The ‘reward’ for successfully surviving to that point is the zip line. The zipline is a cable suspended from the COPE tower on one end and a tall pole on the other, forming a catenary curve between. The route runs over open grass and along a broad cut through the trees, making for a scenic, if scary, journey. Down the cable’s arc, our climber slides at speeds thrilling to behold as he heads across the valley that lies between COPE and the rest of Camp Geiger. You may wonder how one completes such a descent, given the considerable velocities achieved along the way. Well, the momentum developed on the descent cannot (owing to those pesky laws of thermodynamics) carry something to a higher point than that at which it started. The simple solution to a gentle ‘landing’ is to let the momentum carry one partway up the ascending half of the catenary curve, until one begins to slide back down it. When the process is complete, the intrepid zip-liner comes gently to rest at the lowest point in the arc. There, a small platform supports a ladder that is raised to enable a safe descent from the line. Once the adventurer is back on Earth, the ladder is lowered so as not to present a hazard to the next adventurer.

Although the journey is brief, those who have taken it assure me that it is worth the effort to get there. Riding the zip-line is that intense an experience. Your correspondent, alas, must take their word for it.

Lunchtime saw us gather at the Flag Plaza (“where the flags are! The place of the flags, where the flags hang out”, according to a chant that seems popular with the camp staff). Once we were assembled, we were invited inside the dining hall with the traditional formula, “Now, with our hats off, let’s quietly enter the dining hall.” Yes, it may be summer camp but certain civilities are strictly observed and dining sans chapeaux is one of them. Today, we dined on breaded chicken fillet sandwiches. The salad bar, of course, saw a brisk business. The salad bar is simple but on par with many comparable commercial offerings.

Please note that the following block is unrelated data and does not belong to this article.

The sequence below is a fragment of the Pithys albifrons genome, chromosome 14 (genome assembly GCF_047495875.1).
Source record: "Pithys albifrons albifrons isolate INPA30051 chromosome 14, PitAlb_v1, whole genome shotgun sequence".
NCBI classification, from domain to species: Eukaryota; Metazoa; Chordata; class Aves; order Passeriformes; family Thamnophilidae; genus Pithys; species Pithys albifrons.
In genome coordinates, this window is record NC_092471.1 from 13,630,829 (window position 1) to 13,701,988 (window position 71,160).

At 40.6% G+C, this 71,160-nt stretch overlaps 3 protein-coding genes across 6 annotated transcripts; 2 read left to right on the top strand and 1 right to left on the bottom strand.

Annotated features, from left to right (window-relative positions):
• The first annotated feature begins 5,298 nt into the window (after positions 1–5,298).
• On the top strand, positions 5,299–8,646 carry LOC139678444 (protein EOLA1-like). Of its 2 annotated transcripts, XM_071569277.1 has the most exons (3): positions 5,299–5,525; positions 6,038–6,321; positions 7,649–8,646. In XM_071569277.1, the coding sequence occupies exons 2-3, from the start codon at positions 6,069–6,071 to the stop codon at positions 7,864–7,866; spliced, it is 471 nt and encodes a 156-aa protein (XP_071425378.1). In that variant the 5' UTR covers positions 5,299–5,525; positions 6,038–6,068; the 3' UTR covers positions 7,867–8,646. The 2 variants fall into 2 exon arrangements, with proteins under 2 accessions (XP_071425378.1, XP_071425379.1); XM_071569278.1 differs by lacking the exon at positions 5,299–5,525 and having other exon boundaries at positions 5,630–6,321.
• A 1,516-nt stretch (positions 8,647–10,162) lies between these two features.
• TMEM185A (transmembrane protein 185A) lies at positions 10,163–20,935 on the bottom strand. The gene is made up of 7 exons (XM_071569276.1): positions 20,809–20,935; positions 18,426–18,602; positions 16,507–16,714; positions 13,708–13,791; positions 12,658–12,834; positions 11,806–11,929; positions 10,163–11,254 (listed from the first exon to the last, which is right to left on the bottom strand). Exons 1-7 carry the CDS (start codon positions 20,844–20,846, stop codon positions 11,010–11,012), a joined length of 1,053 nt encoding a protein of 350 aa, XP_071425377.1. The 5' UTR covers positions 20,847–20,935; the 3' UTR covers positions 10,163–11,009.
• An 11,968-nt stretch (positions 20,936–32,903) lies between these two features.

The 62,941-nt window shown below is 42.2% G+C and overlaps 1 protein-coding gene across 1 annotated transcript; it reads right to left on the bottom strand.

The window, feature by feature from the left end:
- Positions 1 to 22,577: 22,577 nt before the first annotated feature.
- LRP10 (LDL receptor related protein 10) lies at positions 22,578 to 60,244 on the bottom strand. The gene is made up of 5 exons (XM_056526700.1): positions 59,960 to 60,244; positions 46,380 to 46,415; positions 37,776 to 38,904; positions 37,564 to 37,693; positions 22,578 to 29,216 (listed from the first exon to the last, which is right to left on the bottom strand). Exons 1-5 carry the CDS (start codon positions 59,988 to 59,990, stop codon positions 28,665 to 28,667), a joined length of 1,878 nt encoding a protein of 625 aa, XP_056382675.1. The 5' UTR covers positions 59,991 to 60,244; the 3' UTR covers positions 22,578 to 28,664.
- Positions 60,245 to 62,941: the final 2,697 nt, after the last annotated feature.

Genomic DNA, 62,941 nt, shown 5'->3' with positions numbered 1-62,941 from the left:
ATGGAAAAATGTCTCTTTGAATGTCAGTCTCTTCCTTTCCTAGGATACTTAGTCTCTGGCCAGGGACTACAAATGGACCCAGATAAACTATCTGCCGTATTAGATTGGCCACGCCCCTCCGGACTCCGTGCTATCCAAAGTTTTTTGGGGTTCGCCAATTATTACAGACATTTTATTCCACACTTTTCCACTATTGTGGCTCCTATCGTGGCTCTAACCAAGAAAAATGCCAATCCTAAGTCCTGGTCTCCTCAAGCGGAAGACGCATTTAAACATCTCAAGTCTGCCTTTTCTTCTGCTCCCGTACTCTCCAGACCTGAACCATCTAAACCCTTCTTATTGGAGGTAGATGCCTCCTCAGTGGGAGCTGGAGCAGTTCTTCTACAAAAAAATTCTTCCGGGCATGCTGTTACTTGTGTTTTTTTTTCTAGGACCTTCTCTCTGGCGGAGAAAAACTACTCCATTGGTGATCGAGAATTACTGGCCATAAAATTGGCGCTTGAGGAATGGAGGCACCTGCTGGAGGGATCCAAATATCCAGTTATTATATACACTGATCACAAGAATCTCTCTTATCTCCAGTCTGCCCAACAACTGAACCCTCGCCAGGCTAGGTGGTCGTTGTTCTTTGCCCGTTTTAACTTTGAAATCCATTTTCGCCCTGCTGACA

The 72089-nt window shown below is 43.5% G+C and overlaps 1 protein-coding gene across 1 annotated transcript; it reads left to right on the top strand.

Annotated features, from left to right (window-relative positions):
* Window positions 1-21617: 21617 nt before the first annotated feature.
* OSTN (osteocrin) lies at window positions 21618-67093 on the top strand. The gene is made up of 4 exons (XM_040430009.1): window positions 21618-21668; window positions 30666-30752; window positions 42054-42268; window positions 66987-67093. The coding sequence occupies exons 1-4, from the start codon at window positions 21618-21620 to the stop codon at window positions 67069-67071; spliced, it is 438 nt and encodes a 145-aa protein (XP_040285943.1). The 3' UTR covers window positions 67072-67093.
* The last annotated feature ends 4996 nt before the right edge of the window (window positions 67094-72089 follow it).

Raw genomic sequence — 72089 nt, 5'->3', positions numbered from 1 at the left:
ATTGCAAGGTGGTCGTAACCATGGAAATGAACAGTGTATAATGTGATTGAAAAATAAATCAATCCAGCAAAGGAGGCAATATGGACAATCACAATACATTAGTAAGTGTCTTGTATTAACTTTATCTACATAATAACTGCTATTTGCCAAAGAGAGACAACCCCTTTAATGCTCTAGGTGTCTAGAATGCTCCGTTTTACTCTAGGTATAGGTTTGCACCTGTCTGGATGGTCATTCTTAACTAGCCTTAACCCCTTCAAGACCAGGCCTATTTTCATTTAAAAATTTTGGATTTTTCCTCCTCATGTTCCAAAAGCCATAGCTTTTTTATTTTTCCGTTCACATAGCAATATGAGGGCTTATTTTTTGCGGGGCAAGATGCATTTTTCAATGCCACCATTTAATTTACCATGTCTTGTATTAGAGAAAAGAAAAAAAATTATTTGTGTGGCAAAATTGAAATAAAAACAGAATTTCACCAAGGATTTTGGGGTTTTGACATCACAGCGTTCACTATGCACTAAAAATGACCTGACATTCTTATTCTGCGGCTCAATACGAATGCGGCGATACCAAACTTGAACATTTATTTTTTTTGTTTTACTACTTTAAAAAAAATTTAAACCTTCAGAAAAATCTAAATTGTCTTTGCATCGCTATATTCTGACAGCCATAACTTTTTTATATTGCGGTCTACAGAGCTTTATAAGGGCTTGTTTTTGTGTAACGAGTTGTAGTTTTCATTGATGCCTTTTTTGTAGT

Classes and activities resumed after lunch.

Camp Geiger has an outstanding shooting complex that offers traditional archery, 3-D archery, rifle shooting, and a shotgun range. Several of our Scouts took the opportunity to earn the corresponding Merit Badges. For example, Ryan Turner and Aiden Zentner were at the archery range Wednesday afternoon, poking arrows into bull’s eyes from the regulation distance. Meanwhile Jack Tyson was signed-up for shotgun shooting. A long trek is required to get to the ranges and a long, steep hill is involved. As a bonus, the shotgun course is in a beautiful, shady vale with a creek running through it and this setting is notably cooler than the sun bathed expanses further uphill.

In addition to its impressive facilities, Camp Geiger is located on a beautiful piece of real estate that is just right for being out-of-doors. The vale cuts deeply through ancient layers of limestone that sometimes give the steep hillsides the appearance of man-made masonry. The effect is eerily beautiful when a small spring plunges from one limestone course to the next. Often, the softer substances between the layers of limestone have eroded well-underneath the upper layer the creek is running along so that the small waterfall has something of a cave behind it. Several such geological features are in evidence as one strolls along toward the shotgun facilities, enjoying the break from the warming afternoon.

 While the Scouts were thus busily engaged, many of our Scouters were putting the finishing touches on Thursday night's "Tapping Fire" (more on this later).

Dinnertime seemed to arrive early and Wednesday night of each camp session is “Family Night.” This is a chance for Scout’s families to get a chance to see what their sons are raving about. Traditionally, the troops from nearer-by dine with their families in their campsites but since Texas is an awfully long ways away, many members of Troop 451 enjoy the dining hall’s offerings. That said, once again, an impressive number of Troop 451 families made the long haul to Missouri to visit their Scouts and Scouters and bring them a welcome meal of food from outside. For the rest, there was pizza, ice cream, and, of course, the salad bar.